NEW ORLEANS (AP) -Half an hour after the Louisiana Superdome showcased this city's penchant for hosting a national party, the clean up crews moved in and showed how much is left to scrub down 28 months after Hurricane Katrina.
Temporary workers, many with limited job opportunities and substandard housing, accepted the $8.00-an-hour wage to mop up the spilled beer and nacho cheese that stained the aisles after Monday's BCS Championship game. They are happy for the work in the struggling city, they said, but many ache for normalcy to return.
``I think we're still going through a disaster,'' said Kalvin McCrimmon, a roofer by trade who said many rebuilding jobs have been taken by out-of-town firms, or Latino immigrants willing to accept working conditions and pay he will not.
``Things like this game help the city. In some ways it helps me,'' he said, explaining that a lack of better jobs had driven him to the clean up crew for the first time. ``But instead of taking the jobs we can do, we're taking what we can get.''
The Superdome is a model of what the New Orleans can accomplish despite the widespread destruction of Hurricane Katrina, which submerged 80 percent of New Orleans in 2005. It has gone from evacuation center of the disaster to a centerpiece of its the city's resurgence.
But the work crews deal with many of the issues that continue to frustrate the Katrina recovery. The Greater New Orleans Community Data Center found that the unemployment rate has improved from 5.3 percent to 4.5 percent since the storm, but fair market rent has risen 46 percent, and large patches of the area abandoned.
About 350 workers like McCrimmon scoured the 269,000 square-foot dome after the event, supervisors said. Their shifts began at 11 p.m., and continued overnight while much of the city celebrated the game. The workers wandered out of the dome at 5:30 a.m. and will not log as many hours now that football season is over. They also cleaned up after New Orleans Saints games.
Superdome managers declined to grant access to the building for interviews with the work force. But as groups of about a dozen workers milled outside, they explained the cleanup routine and job site culture that has developed.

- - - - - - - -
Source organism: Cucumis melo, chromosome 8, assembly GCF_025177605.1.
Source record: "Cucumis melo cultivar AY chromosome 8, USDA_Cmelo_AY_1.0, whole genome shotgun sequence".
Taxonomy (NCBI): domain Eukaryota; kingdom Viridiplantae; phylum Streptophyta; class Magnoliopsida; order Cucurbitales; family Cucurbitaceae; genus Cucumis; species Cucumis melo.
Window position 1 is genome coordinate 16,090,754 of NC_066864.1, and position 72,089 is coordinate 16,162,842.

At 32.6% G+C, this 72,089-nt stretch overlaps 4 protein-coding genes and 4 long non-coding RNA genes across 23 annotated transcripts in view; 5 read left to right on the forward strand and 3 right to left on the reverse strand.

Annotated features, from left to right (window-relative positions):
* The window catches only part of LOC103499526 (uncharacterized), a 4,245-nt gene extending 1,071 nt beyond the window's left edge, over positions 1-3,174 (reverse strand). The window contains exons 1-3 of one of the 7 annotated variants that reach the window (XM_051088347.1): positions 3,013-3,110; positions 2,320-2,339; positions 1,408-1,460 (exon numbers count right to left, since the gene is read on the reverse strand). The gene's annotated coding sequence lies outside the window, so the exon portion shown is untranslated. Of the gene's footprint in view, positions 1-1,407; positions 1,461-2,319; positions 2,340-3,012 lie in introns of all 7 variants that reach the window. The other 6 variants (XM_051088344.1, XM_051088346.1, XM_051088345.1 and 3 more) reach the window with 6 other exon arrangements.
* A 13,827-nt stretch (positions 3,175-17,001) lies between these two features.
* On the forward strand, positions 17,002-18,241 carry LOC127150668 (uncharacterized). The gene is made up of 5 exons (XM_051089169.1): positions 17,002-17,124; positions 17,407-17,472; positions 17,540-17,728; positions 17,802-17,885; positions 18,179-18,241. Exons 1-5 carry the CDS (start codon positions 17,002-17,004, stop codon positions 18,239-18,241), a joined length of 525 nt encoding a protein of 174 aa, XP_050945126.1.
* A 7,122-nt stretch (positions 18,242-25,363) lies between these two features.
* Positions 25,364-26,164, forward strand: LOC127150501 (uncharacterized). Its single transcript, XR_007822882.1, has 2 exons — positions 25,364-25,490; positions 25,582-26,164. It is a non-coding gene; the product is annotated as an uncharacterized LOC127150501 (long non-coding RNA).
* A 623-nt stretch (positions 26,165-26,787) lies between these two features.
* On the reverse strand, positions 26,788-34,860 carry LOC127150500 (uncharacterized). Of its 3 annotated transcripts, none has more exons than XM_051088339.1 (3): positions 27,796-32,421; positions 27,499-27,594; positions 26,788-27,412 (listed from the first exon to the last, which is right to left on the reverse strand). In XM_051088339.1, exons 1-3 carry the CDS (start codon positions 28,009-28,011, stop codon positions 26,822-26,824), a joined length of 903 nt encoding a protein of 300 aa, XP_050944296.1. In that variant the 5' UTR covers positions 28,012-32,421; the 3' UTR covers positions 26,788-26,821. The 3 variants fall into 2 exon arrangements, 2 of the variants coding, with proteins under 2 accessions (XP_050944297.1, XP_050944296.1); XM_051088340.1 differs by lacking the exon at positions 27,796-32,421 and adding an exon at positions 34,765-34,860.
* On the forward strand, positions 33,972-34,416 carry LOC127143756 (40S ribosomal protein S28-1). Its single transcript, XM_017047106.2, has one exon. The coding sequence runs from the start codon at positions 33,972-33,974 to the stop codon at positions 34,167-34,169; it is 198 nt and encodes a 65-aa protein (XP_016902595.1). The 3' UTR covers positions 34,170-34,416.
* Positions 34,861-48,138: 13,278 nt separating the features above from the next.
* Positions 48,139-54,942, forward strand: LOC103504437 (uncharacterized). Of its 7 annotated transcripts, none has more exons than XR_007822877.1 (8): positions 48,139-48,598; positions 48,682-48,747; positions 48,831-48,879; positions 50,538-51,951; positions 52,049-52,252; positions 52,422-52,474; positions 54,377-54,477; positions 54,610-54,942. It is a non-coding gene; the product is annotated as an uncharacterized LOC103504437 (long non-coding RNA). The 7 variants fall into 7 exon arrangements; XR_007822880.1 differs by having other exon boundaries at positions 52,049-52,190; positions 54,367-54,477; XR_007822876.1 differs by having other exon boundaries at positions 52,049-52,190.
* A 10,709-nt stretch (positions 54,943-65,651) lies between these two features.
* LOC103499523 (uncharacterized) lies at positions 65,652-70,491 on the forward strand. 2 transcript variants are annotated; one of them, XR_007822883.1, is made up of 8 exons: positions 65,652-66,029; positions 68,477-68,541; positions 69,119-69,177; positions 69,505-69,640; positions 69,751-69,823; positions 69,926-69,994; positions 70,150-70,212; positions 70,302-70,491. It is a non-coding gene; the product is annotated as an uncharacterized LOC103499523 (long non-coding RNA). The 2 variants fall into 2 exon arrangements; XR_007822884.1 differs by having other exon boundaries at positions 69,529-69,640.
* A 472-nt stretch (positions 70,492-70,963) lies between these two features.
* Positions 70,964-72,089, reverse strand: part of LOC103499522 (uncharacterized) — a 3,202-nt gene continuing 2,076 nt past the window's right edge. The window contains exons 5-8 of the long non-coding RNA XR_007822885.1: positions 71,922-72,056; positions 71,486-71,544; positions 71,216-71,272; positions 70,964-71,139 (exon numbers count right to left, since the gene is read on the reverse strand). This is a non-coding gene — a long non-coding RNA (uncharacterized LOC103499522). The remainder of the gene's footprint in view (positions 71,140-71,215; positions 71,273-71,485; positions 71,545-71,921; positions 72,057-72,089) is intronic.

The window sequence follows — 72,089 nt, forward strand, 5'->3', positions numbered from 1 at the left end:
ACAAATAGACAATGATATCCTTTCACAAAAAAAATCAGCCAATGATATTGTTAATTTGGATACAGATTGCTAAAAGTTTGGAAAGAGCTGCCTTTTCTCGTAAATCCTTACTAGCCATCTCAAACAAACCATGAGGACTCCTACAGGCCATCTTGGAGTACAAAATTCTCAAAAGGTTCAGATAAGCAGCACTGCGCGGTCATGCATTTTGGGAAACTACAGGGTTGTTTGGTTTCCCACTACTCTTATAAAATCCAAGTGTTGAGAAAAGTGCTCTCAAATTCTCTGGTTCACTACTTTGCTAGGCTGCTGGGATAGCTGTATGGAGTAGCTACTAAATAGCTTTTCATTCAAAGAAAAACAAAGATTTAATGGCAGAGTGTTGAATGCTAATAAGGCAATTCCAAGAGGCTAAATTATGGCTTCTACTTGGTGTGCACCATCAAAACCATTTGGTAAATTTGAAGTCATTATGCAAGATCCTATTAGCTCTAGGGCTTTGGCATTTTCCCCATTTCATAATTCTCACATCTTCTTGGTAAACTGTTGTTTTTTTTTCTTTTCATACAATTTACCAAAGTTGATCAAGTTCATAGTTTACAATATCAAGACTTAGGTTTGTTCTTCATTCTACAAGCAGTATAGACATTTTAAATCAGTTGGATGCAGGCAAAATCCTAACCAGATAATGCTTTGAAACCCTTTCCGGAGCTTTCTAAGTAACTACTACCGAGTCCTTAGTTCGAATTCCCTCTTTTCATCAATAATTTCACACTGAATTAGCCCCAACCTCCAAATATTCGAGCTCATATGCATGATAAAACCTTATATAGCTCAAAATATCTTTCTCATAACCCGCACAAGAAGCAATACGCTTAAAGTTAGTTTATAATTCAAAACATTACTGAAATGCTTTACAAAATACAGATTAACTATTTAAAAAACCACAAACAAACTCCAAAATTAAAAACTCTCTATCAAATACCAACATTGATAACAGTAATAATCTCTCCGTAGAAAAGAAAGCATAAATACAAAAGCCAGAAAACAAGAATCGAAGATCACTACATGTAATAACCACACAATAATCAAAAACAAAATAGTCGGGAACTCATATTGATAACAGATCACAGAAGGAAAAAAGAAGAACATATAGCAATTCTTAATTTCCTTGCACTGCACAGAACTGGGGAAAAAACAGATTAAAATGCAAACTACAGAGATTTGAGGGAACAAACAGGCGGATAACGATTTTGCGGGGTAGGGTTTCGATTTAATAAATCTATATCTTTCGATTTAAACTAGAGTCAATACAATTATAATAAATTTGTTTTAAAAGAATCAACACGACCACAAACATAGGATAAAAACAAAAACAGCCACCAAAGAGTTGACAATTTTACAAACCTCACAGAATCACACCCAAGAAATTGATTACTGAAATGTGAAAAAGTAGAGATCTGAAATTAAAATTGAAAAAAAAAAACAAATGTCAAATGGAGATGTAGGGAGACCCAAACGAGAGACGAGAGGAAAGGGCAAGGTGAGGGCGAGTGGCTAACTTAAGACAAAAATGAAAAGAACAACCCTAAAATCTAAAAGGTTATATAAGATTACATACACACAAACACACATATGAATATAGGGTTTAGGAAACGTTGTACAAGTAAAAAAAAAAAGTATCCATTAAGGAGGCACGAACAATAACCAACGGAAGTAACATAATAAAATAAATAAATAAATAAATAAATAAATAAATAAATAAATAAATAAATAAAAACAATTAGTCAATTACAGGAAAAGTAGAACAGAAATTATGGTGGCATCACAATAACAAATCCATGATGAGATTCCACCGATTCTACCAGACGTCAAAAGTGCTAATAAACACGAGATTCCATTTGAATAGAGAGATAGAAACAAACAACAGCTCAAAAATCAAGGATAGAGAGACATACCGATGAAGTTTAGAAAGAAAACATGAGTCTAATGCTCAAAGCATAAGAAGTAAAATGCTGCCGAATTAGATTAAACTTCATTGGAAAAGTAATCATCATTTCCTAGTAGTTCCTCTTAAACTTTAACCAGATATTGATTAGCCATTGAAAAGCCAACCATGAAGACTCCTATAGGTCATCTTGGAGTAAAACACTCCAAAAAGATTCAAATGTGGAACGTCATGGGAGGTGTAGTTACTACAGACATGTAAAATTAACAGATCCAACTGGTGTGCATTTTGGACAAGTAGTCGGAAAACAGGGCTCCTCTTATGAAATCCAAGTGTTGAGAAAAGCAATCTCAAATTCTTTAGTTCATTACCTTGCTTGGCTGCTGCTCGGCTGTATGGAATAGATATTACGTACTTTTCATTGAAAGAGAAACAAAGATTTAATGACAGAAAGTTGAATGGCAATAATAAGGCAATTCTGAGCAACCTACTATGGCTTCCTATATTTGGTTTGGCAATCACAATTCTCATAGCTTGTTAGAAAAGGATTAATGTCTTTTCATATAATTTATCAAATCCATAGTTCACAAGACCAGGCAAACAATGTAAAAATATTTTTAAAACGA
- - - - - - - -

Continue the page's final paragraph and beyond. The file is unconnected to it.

``Almost everything is done by hand,'' said Charles Ordel, who watched the final seconds of LSU's victory on television, then walked out his door to work at the dome. ``You put on your latex gloves. You put your trash (bag) at the end of each aisle and you clear section-by-section.''
Another worker who asked that his name not be used said anything of value left behind by fans is kept for profit. The low pay is his justification for pilfering, he said, offering to sell two Blackberries that he found after a previous event.
Superdome spokesman Bill Curl said any Superdome worker who doesn't deposit items to a lost and found is fired, and the same rule applies to the temp agencies. ``We expect the contractor to abide by our policies,'' Curl said.
Long timers like Arnold Covington, who has worked the cleanup crew on and off for 11 years, frowned upon workers who kept valuables. ``The crew was a lot better before'' Katrina, he said.
Covington said the city's climbing rent drove him into a two-bedroom apartment that he shares with four people. The strain of losing his house to seven feet of water during Katrina, he said, was the breaking point for an already troubled marriage. She moved away, but he chose to stay in his hometown of 33 years.
``It's the right direction,'' Covington said of high-profile events like the BCS game, and the attention they draw to the city. ``But it's not always helping us.''

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